The proposed Mphanda Nkuwa dam will affect the livelihoods of 200 000 Mozambicans and force 1 400 households to relocate, writes James Morrissey.
Other laws can override it and it might even be another obstacle that needs urgent development.
Small companies are struggling to find finance as China gives huge infrastructure deals precedence.
Inadequate infrastructure across Africa costs about R408-billion in lost GDP a year.
Steelmakers are frustrated by slow infrastructure development exacerbated by spending cuts in the mining sector.
Years of neglect in caring for infrastructure networks that enable the delivery has placed many local municipalities on the precipice of a breakdown
Water Sense by Sasol wins the Water Management Award.
Infrastructure spending on the continent is expected to boost equipment sales further following a 30% increase in the past financial year.
All the gushing about growth largely ignores the continent's political risks and challenges, says Dianna Games.
Like many other state endeavours, the costs of Transnet's latest fuel project have kept on soaring, writes Lynley Donnelly.
Increased labour unrest was unlikely to derail the state's efforts to roll out infrastructure, Finance Minister Pravin Gordhan has said.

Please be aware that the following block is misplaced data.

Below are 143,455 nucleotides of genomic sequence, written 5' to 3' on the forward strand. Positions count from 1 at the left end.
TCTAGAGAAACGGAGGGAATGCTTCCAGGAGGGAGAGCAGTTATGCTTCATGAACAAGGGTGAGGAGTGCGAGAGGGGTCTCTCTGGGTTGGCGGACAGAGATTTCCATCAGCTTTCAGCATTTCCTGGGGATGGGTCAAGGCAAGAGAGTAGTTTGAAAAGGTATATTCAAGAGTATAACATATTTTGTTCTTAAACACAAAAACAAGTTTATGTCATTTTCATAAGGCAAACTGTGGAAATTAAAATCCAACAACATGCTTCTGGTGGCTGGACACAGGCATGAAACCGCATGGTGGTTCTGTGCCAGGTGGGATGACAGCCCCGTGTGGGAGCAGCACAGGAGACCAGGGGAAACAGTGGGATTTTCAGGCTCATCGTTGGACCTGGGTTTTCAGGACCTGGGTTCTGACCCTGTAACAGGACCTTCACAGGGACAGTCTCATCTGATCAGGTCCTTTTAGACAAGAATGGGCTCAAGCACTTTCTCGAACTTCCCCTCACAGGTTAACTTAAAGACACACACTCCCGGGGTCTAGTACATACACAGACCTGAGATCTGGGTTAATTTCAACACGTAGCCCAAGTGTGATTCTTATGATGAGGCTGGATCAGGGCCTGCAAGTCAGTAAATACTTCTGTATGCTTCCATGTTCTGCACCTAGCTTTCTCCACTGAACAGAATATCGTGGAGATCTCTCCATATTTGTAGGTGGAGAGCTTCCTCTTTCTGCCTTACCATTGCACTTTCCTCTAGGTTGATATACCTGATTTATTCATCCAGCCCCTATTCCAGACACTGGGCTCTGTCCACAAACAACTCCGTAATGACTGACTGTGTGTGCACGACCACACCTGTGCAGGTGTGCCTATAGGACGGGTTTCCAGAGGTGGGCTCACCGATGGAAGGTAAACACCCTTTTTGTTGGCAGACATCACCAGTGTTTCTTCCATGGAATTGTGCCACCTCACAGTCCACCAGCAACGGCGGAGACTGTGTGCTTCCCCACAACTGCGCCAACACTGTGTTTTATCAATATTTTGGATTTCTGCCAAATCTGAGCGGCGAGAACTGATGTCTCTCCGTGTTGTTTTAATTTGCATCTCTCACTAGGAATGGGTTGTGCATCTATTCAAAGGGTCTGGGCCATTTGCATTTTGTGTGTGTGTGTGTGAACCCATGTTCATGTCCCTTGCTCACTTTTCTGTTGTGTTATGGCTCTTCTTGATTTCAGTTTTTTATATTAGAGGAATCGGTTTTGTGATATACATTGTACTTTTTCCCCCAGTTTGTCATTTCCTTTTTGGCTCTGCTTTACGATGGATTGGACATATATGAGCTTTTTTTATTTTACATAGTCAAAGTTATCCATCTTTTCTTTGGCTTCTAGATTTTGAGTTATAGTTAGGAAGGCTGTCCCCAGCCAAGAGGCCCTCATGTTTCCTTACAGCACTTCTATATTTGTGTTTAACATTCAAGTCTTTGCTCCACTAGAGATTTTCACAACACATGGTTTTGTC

Planning to revamp a province-wide public transport system is not to be taken lightly, particularly in an economic hub like Gauteng.
Anyone that has used the Gautrain can attest to the pleasure and ease of using a properly-designed public transport system.
The recent powercuts that hit about 620-million people in India were a sign of a democracy that takes power from its people, writes Randeep Ramesh.
Roads must be fixed. They must also be paid for. All this work creates jobs, writes Nikiwe Bikitsha.
Skills shortages are hampering the government's multibillion-rand infrastructure roll-out plan, writes Lloyd Gedye
Moody's has cut the rating of South Africa and the banking sector by a notch. This means the government's infrastructure ambitions have to be trimmed.
The state, economists say, can afford to double its debt levels and lift borrowing to about R1-trillion to pay its ambitious infrastructure plans.
Analysts say the infrastructure drive unveiled by President Zuma must be combined with other programmes if it is to succeed in growing SA's economy.
The acute shortage after refineries shut down has led to widespread delays in construction projects.